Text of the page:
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How to signal LACK of distress?

DiMoCA

New Member
So I took the '82 fish out this week, for what will likely be the last sail of the season, with a plan to carry out a capsize and recovery drill. I've been sailing very conservatively since I bought the boat in August, because it's been years since I single-handed. Most days the wind has been light and gentle, with one notable exception -- a 24 mph gust came up out of nowhere and ripped the sheet right out of my hands. I was lucky not to fall overboard even though the sail was now as depowered as possible under those conditions. But it served as a warning, and so I went out in calmer weather, fully prepared to learn how my middle-aged frame would handle the "scramble back on board" aspect.

There were a couple of other boats going out, and I told both that I was going to intentionally capsize, maybe more than once. I had a Hydroskin wetsuit on, good PFD, and my cell phone in a waterproof sleeve. One skipper was a little dubious: "So you don't want me to come over, because you're not going to be in trouble?" and I said "If I really do get in trouble you'll see a blinking light." At this he relaxed. I sailed for a few minutes, put the boat over, and found the best way back up -- which took a couple of tries and turned out to be hauling myself up by the mast. The whole thing -- two capsizes back to back, then the recovery -- took less than ten minutes total. Beautiful warm sunlight, cool water, no issues.

And.... as I was sailing peacefully down the lake .... what should I hear but an outboard motor, coming right at me! Despite all that planning someone had called the police when they saw the sail go over. The guy had the grace to look a bit sheepish, because obviously all was now fine, and he took my word that the capsize had been intentional.

So I am here to ask: how could this have been avoided? Is there any signal that can indicate to watchers that you do not need to be rescued, or is the custom for any motorboat to come up to any sailboat that goes over for longer than a few seconds?
 

klemsaba

Member
I wouldn’t tell people how to determine if you are in trouble. What if the blinking light didn’t work or you were under the sail? I don’t want to train other boaters to ignore sailboats. Let them come over to check on you. A quick “I’m good. Thanks for checking!” is all that is needed. Or ask them to stay a few minutes to make sure you’re back on and ready to continue.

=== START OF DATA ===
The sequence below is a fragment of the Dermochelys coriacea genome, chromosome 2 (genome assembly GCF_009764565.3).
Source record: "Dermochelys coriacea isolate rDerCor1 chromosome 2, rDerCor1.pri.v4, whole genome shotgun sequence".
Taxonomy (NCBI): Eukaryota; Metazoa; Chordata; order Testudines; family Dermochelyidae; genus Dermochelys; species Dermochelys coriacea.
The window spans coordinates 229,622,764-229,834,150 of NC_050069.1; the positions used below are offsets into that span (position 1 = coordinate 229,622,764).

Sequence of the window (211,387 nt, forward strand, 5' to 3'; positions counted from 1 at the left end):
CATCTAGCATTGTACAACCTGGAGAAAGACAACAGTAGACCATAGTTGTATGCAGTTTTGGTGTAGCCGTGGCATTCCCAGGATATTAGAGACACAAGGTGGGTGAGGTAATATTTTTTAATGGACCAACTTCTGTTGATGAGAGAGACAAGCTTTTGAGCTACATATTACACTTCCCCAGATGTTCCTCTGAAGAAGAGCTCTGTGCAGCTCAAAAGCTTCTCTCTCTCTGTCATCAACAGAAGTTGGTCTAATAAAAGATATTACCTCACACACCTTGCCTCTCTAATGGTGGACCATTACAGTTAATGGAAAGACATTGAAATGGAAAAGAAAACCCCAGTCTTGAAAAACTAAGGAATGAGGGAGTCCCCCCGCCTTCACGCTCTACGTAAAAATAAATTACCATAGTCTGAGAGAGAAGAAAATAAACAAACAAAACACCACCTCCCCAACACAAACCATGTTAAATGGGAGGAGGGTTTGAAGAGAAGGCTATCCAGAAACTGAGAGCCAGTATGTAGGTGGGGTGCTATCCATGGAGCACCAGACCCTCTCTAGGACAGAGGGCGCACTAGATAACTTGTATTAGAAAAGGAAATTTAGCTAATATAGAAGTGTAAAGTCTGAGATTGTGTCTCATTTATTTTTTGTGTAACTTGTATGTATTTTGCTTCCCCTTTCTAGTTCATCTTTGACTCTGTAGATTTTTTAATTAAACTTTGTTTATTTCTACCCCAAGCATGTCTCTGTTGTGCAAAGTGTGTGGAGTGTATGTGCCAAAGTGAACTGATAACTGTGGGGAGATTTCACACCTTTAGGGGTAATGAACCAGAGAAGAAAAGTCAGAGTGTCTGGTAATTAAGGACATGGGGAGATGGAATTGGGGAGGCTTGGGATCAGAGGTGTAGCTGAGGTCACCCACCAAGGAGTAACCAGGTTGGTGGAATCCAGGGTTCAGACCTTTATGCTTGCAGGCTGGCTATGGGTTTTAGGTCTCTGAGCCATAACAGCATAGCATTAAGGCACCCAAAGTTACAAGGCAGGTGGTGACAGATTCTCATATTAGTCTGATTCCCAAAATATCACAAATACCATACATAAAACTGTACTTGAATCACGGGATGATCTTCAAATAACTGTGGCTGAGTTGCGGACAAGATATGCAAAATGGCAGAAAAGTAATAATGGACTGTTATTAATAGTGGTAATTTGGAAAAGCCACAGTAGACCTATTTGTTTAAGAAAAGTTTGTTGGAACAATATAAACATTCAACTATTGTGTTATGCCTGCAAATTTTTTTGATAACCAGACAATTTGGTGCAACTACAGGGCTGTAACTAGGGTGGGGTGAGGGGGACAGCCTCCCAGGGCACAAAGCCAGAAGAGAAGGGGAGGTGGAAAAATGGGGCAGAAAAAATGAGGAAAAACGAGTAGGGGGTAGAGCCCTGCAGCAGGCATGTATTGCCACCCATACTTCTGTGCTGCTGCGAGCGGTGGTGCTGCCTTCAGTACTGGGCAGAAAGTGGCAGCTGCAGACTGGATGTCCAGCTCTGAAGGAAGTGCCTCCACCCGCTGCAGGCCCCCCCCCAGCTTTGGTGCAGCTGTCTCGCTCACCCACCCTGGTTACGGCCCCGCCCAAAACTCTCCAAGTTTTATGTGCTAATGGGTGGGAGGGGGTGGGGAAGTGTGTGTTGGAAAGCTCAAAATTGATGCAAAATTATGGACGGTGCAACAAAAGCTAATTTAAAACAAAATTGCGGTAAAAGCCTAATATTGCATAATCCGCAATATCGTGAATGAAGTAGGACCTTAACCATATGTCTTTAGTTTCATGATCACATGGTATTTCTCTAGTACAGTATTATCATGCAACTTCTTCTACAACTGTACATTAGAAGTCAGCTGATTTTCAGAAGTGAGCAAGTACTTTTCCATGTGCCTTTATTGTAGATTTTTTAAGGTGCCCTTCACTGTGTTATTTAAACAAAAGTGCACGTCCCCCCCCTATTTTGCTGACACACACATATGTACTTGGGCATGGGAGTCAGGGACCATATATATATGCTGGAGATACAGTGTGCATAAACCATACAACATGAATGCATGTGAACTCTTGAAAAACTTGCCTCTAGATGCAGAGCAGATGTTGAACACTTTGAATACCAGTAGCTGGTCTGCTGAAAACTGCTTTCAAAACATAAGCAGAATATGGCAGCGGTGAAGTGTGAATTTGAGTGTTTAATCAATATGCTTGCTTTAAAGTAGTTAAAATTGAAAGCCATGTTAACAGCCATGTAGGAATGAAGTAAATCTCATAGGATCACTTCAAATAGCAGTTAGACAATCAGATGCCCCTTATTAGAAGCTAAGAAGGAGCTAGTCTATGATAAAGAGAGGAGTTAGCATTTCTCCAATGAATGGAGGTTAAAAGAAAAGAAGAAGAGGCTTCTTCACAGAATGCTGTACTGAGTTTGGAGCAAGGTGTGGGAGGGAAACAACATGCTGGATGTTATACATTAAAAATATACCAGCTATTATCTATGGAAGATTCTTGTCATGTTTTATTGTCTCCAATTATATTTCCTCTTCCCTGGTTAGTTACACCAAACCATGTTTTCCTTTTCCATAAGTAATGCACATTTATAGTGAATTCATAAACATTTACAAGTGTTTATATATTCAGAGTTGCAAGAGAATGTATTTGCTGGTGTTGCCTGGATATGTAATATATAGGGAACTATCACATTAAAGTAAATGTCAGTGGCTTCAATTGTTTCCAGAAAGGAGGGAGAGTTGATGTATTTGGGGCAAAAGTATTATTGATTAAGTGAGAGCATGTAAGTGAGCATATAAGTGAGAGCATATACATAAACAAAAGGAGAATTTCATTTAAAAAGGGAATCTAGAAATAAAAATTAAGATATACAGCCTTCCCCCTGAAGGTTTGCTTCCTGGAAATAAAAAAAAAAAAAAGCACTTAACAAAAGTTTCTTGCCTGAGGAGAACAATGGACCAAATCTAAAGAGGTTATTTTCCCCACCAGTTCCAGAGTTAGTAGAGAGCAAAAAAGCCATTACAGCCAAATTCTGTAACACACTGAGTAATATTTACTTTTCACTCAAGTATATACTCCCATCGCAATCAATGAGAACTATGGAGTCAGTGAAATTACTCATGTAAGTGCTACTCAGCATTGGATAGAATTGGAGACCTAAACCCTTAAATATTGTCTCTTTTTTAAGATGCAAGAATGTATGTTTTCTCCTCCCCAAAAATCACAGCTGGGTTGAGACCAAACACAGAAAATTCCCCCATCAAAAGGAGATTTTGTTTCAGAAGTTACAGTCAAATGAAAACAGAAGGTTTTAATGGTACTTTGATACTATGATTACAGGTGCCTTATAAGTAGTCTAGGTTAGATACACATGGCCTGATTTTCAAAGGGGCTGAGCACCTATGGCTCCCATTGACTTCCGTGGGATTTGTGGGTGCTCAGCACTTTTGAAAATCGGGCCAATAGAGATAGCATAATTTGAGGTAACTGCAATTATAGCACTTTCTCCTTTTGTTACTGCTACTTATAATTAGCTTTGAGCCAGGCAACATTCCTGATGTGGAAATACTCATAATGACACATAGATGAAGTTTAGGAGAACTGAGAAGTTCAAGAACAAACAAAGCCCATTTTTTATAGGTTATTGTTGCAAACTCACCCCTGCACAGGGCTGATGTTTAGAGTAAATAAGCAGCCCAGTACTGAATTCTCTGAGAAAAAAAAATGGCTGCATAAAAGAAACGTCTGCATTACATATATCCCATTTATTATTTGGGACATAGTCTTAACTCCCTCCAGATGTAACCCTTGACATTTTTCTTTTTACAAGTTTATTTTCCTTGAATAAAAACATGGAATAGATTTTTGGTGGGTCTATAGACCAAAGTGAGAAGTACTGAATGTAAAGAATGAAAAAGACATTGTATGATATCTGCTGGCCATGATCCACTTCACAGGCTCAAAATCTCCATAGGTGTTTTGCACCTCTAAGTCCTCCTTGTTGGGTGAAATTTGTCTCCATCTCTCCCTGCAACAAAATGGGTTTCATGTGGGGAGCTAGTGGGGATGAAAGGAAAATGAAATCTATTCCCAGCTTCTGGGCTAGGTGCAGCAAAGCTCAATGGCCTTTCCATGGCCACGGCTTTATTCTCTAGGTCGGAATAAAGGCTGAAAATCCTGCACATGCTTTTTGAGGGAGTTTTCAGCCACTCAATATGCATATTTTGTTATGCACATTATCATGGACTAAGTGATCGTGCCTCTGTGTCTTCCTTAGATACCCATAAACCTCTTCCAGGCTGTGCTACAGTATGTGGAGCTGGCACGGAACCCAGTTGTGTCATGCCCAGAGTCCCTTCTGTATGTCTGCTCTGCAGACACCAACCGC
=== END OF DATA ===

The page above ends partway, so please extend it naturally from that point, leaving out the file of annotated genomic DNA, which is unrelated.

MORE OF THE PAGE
Police boat coming out is interesting. Nice to have concerned people watching. It was good training for the boat crew if nothing else.
 

hilulover

New Member
There is no way the other boat will know what the signal you are sending means. So here is what I recommend. On both halves of the hull (on the bottom) paint “I don’t need help” in huge letters, and also bring a towel with you when you sail. If you flip and you are ok, your message is obvious. If you need help, throw the towel over the “don’t”. Then what your boat will say is “I need help.” Simple!!
 

Alan S. Glos

Well-Known Member
There is no shame in having somebody stand by after a capsize. Last summer I turtled my Sunfish in a freak windshift and it took me longer than usual
to get the boat righted and underway again. Our club crash boat came over asked me if I needed assistance. I declined but it was nice to know that help was there if it were needed.

Alan Glos
Cazenovia, NY
 

Fremont

Member
Hah! Yeah, I've had people come by to help me during a capsize. I always thank them profusely, because you never know.
The funniest was on Lake Mendota, when I turtled a dinghy to take a nap in the sunshine on the bottom of the hull. I was pretty much asleep when the lake lifesaving boat drove up and woke me up to see if I needed help.
 

arsweb

New Member
I'm jealous you have such helpful boaters concerned and ready to help. The lake I sail has people who ignore safe boating laws and more than once I've had to redirect or turn into the wind at the last moment to avoid a speed boat passing within a few yards. Most have the audacity to wave and then not bother to look back at the ridiculous wake crashing over my hull. I specifically don't sail most weekends because the boat traffic and lack of respect is scary.